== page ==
Motivating climate change solutions by fusing facts and feelings

Team: Shahzeen Attari

(Funded by Carnegie Corporation, Andrew Carnegie Fellowship) 

Human behavior is responsible for the relentless rise in atmospheric carbon dioxide concentration from fossil fuel combustion, and the planet is on course for drastic climate change impacts in the decades to come. In order to avoid the worst of these outcomes and protect the environment from further degradation, individual and institutional behaviors need to change in step with national climate policies. As a Carnegie Fellow, I aim to identify keys to transforming public sentiment in favor of climate change protection through three research challenges. (1) Articulate and compile, through expert elicitation and in-depth literature reviews, a detailed library of politically feasible climate solutions to reduce carbon emissions in the U.S. energy system. (2) Identify the psychological barriers that limit public support for these solutions using multiple online experiments to distill effective behavioral and policy heuristics derived from the expert elicitation. The goal is to test how novices understand and act on these heuristics, including increasing support for the policies and the pathways identified. (3) Investigate how to facilitate significant behavior change and positive public sentiment by teaching the expert-derived heuristics supplemented by emotional and cognitive scaffolding

Understanding and correcting misperceptions of energy use 

Team: Joe Kantenbacher, Deidra Miniard, David Landy, and Shahzeen Attari

(Funded by National Science Foundation - Decision, Risk, and Management Science) 

Prior research has shown that people’s perceptions of energy and water use are marred by systematic and sometimes large inaccuracies. On average, water use is underestimated by a factor of 1.6 to 2, and energy use by a factor of 2.8 (Attari, 2014; Attari, DeKay, Davidson, & Bruine de Bruin, 2010). Why do people perceive water use more accurately than energy use? One reason why perceptions of water use are more accurate may be due to the consistent physical characteristics of water as opposed to energy, which is transformed based on the end-use activity (e.g., heating, cooling, lighting, motion). Another reason for greater accuracy for water use is that most Americans make decisions about gallons of liquid nearly every day, e.g., buying gasoline or milk, therefore the unit of measurement may be much more familiar for water use than for energy use. These suggested hypotheses still remain to be tested. Here, we first focus on correcting misperceptions of energy use by testing the effect of different anchors on the estimation task. We then aim to explore how "manufactured heuristics" can improve perceptions and decision making for energy. Lastly, we aim to explore how these corrections translate to improving perceptions of water use.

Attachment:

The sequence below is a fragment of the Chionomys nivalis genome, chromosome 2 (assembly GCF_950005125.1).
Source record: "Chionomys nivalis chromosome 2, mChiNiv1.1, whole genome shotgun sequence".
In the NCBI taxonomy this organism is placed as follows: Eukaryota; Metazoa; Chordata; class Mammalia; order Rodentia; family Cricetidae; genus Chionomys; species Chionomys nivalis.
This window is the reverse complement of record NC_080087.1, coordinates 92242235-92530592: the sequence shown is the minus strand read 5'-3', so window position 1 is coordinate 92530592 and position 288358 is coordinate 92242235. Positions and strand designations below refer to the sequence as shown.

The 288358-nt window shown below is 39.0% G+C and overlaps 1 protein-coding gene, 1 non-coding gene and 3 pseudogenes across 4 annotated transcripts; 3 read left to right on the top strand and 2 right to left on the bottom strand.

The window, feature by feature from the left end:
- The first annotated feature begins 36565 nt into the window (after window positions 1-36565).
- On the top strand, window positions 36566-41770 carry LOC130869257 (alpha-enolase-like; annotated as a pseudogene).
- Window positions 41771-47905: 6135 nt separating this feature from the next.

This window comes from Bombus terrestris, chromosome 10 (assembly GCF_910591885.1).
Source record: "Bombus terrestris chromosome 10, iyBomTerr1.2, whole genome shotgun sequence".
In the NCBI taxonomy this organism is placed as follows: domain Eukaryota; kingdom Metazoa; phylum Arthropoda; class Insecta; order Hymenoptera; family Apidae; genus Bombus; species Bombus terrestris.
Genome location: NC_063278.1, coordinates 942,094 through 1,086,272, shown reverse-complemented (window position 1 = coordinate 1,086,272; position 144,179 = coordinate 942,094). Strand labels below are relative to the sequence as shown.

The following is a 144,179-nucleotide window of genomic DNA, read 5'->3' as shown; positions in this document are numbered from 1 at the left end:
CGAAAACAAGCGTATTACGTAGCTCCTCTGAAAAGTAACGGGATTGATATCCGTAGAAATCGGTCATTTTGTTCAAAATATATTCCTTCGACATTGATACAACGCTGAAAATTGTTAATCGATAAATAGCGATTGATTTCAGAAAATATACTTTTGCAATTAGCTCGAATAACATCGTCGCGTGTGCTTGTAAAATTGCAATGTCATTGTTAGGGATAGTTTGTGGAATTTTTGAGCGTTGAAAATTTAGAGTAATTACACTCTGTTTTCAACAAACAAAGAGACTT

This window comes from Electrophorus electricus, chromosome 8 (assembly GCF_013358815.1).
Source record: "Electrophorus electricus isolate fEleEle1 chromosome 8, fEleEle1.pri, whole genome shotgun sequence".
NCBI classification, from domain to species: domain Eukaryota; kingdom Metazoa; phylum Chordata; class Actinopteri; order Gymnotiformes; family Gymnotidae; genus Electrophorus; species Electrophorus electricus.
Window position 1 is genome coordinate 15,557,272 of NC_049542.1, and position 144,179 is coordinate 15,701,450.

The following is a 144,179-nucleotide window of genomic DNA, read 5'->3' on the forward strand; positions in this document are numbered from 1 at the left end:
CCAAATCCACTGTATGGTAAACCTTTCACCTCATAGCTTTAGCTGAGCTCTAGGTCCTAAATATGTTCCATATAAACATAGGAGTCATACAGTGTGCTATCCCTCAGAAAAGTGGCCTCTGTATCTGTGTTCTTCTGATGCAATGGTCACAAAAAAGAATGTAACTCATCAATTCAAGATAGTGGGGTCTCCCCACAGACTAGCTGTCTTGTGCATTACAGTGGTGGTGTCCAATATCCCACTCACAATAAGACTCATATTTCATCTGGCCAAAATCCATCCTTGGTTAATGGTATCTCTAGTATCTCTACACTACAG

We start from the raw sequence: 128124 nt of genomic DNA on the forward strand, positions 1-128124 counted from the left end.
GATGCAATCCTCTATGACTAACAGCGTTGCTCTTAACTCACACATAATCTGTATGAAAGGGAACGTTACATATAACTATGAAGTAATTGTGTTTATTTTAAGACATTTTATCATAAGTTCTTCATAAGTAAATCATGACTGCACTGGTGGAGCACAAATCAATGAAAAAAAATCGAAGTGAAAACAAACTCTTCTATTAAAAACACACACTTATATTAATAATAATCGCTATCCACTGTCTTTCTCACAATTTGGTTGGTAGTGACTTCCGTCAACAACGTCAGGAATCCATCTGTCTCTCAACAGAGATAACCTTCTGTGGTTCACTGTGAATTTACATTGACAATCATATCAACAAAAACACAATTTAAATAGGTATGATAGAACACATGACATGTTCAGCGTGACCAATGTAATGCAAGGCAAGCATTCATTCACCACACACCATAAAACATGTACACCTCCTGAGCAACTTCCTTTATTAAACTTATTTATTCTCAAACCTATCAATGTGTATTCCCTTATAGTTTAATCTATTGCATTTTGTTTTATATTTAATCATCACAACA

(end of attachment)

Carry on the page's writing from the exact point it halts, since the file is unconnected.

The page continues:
Motivating climate solutions in Indiana  

Team: Joe Kantenbacher, Deidra Miniard, Nathan Geiger, Landon Yoder, and Shahzeen Attari

(Funded by Environmental Resilience Institute, funded by Indiana University’s Prepared for Environmental Change Grand Challenge initiative) 

Human behavior is responsible for the relentless rise in atmospheric carbon dioxide concentration from fossil fuel combustion, and the planet is on course for drastic climate change impacts in the decades to come. The impacts of climate change feel geographically and temporally distant and addressing climate change feels expensive and painful. One potentially useful but underdeveloped pathway for motivating public support of climate policies involves identifying, testing, and deploying powerful narratives that effectively present the drastic system-wide changes we need to stabilize carbon dioxide concentration and provide people pathways of achieving these goals. In this project we aim to investigate the narratives that Hoosiers use to imagine what a sustainable future could be in 50 or 100 years from now. Participants will identify pathways to achieve their sustainable futures that are self-generated rather than externally applied. These self-generated futures and pathways provide people emotional and cognitive scaffolding that allow people to compress time, bringing participants closer the distant future. A better understanding of how people imagine the future will inform the development of new narratives and stories that can inspire us to create a more sustainable state and nation. Stories allow us to fuse facts and feelings in a way that is powerful and complex. We aim to test how these self-generated stories can transform public support for decarbonization of our state.